Offer a flexible work environment. Many of today’s employees worked remotely during the COVID-19 pandemic and would prefer to work from home. Flexible work arrangements, such as work-from-home arrangements and hybrid or flexible schedules (including flex time or days), can help small businesses maintain a competitive edge over employers who don’t offer such flexibility.

Create a strong workplace culture. Small businesses should aim to foster a desirable workplace. A healthy company culture can help retain employees and, in turn, create an environment that’s attractive to applicants. Many small businesses are currently focusing on creating a strong workplace culture by training managers to identify employee burnout, designate fair workloads and support workers’ needs.

Like many organizations, small businesses face several challenges with attracting and retaining the employees they need. Fortunately, small businesses can leverage these strategies to help them compete in today’s talent market.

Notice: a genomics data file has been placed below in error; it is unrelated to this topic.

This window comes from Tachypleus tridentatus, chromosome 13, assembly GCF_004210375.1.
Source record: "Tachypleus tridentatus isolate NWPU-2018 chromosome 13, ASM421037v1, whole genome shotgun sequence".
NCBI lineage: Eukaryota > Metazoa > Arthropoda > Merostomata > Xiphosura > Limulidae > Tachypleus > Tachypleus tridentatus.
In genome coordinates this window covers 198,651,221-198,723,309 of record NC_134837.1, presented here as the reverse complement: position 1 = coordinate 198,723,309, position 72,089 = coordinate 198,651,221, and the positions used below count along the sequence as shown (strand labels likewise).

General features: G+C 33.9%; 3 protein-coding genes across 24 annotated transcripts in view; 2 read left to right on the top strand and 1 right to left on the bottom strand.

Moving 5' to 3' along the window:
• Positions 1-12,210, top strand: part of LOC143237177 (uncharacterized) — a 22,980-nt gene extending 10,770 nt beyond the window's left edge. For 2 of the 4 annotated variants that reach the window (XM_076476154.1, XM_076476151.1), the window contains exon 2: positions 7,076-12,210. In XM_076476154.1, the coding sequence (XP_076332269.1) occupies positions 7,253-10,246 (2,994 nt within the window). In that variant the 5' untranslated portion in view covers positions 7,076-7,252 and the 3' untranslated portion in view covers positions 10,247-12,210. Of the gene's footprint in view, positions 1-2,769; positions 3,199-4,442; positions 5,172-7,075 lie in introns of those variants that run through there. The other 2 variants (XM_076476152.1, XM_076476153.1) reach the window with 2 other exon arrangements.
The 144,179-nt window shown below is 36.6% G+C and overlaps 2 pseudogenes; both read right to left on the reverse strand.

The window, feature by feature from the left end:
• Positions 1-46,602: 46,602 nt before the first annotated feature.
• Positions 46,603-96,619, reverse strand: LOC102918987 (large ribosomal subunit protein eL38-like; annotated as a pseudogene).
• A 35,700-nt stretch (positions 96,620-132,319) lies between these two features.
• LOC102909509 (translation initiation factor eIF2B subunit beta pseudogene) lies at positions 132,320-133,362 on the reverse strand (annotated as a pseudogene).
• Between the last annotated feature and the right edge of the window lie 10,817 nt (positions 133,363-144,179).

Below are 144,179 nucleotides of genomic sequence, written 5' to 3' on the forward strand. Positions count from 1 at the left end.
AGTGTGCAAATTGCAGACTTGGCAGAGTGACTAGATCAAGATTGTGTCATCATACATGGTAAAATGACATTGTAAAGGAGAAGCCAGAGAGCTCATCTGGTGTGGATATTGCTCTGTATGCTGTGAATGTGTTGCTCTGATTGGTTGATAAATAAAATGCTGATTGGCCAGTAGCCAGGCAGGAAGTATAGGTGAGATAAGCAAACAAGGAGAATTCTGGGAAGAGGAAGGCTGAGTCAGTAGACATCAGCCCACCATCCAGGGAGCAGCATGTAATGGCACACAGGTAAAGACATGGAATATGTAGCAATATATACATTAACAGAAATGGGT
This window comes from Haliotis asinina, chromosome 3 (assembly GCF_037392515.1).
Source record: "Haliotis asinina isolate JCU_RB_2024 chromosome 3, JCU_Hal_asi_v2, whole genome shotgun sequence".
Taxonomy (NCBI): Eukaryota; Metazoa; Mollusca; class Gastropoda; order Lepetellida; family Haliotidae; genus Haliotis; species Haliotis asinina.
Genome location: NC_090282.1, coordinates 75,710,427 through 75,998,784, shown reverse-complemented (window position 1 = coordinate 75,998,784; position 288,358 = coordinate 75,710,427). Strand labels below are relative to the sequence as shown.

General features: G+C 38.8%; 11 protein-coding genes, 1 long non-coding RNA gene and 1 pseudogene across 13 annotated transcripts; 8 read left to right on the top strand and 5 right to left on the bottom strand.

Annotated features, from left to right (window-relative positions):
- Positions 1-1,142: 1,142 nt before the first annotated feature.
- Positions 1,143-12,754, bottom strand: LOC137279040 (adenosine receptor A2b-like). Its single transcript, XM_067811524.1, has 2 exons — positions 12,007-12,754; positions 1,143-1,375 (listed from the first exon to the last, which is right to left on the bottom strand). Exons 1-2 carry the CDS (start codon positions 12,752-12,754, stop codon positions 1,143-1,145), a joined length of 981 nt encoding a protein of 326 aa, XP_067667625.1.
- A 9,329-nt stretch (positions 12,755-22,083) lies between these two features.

[Webinar] -Building a Great Company Culture at Clayton County Water Authority


Join Motion Connected Thursday, May 16th @ 11:00 AM CST for their next Building a Great Culture Webinar Series as they sit down with Michelle, HR Manager at Clayton County Water Authority (CCWA), for an inside look into how they create a thriving workplace environment for their blue-collar population.



Michelle brings over 20 years of experience in championing employee benefits and well-being. She’ll share her unique strategies for implementing benefits programs that perfectly align with both employee and company goals – and the notable impact it has had on their culture.


During the webinar, they will delve into:

  • CCWA's 20-year journey in providing workplace wellness.
  • How Michelle approaches program design using the common adage "An ounce of prevention is worth a pound of cure."
  • Initiative ideas for engaging a male-dominated, blue-collar industry.
  • Strategies for streamlining the employee experience across multiple sites. Including the use of technology platforms like Motion Connected.
  • The importance of using claims data to drive your annual wellness program planning.
  • How they successfully foster a leadership-driven, family-oriented culture

🗓️ Date: Thursday, May 16th

⏰ Time: 11:00 AM CST


OSHA Announces Final Rule on Worker Walkaround Representative Designation